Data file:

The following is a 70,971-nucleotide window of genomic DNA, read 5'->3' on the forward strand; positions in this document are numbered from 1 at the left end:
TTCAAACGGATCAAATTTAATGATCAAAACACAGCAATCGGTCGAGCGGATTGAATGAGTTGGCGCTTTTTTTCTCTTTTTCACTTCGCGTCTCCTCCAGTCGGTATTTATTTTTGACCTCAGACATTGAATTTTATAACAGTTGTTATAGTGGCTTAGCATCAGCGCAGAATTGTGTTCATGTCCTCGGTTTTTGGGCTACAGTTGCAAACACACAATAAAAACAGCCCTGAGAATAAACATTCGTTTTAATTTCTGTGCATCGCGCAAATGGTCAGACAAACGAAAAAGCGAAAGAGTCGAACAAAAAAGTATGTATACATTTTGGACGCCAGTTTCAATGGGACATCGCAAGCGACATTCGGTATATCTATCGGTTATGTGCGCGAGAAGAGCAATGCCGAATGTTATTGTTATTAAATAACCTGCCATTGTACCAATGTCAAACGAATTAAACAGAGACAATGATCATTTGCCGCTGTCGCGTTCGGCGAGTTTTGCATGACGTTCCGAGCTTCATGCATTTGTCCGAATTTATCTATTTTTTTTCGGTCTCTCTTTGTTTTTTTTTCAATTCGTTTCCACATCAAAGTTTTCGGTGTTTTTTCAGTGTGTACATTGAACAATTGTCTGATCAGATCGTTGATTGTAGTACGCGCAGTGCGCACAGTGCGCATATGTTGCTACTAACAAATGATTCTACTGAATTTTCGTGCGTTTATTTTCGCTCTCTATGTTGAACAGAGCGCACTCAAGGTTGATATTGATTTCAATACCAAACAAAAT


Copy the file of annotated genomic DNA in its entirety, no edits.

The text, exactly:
The following is a 70,971-nucleotide window of genomic DNA, read 5'->3' on the forward strand; positions in this document are numbered from 1 at the left end:
TTCAAACGGATCAAATTTAATGATCAAAACACAGCAATCGGTCGAGCGGATTGAATGAGTTGGCGCTTTTTTTCTCTTTTTCACTTCGCGTCTCCTCCAGTCGGTATTTATTTTTGACCTCAGACATTGAATTTTATAACAGTTGTTATAGTGGCTTAGCATCAGCGCAGAATTGTGTTCATGTCCTCGGTTTTTGGGCTACAGTTGCAAACACACAATAAAAACAGCCCTGAGAATAAACATTCGTTTTAATTTCTGTGCATCGCGCAAATGGTCAGACAAACGAAAAAGCGAAAGAGTCGAACAAAAAAGTATGTATACATTTTGGACGCCAGTTTCAATGGGACATCGCAAGCGACATTCGGTATATCTATCGGTTATGTGCGCGAGAAGAGCAATGCCGAATGTTATTGTTATTAAATAACCTGCCATTGTACCAATGTCAAACGAATTAAACAGAGACAATGATCATTTGCCGCTGTCGCGTTCGGCGAGTTTTGCATGACGTTCCGAGCTTCATGCATTTGTCCGAATTTATCTATTTTTTTTCGGTCTCTCTTTGTTTTTTTTTCAATTCGTTTCCACATCAAAGTTTTCGGTGTTTTTTCAGTGTGTACATTGAACAATTGTCTGATCAGATCGTTGATTGTAGTACGCGCAGTGCGCACAGTGCGCATATGTTGCTACTAACAAATGATTCTACTGAATTTTCGTGCGTTTATTTTCGCTCTCTATGTTGAACAGAGCGCACTCAAGGTTGATATTGATTTCAATACCAAACAAAAT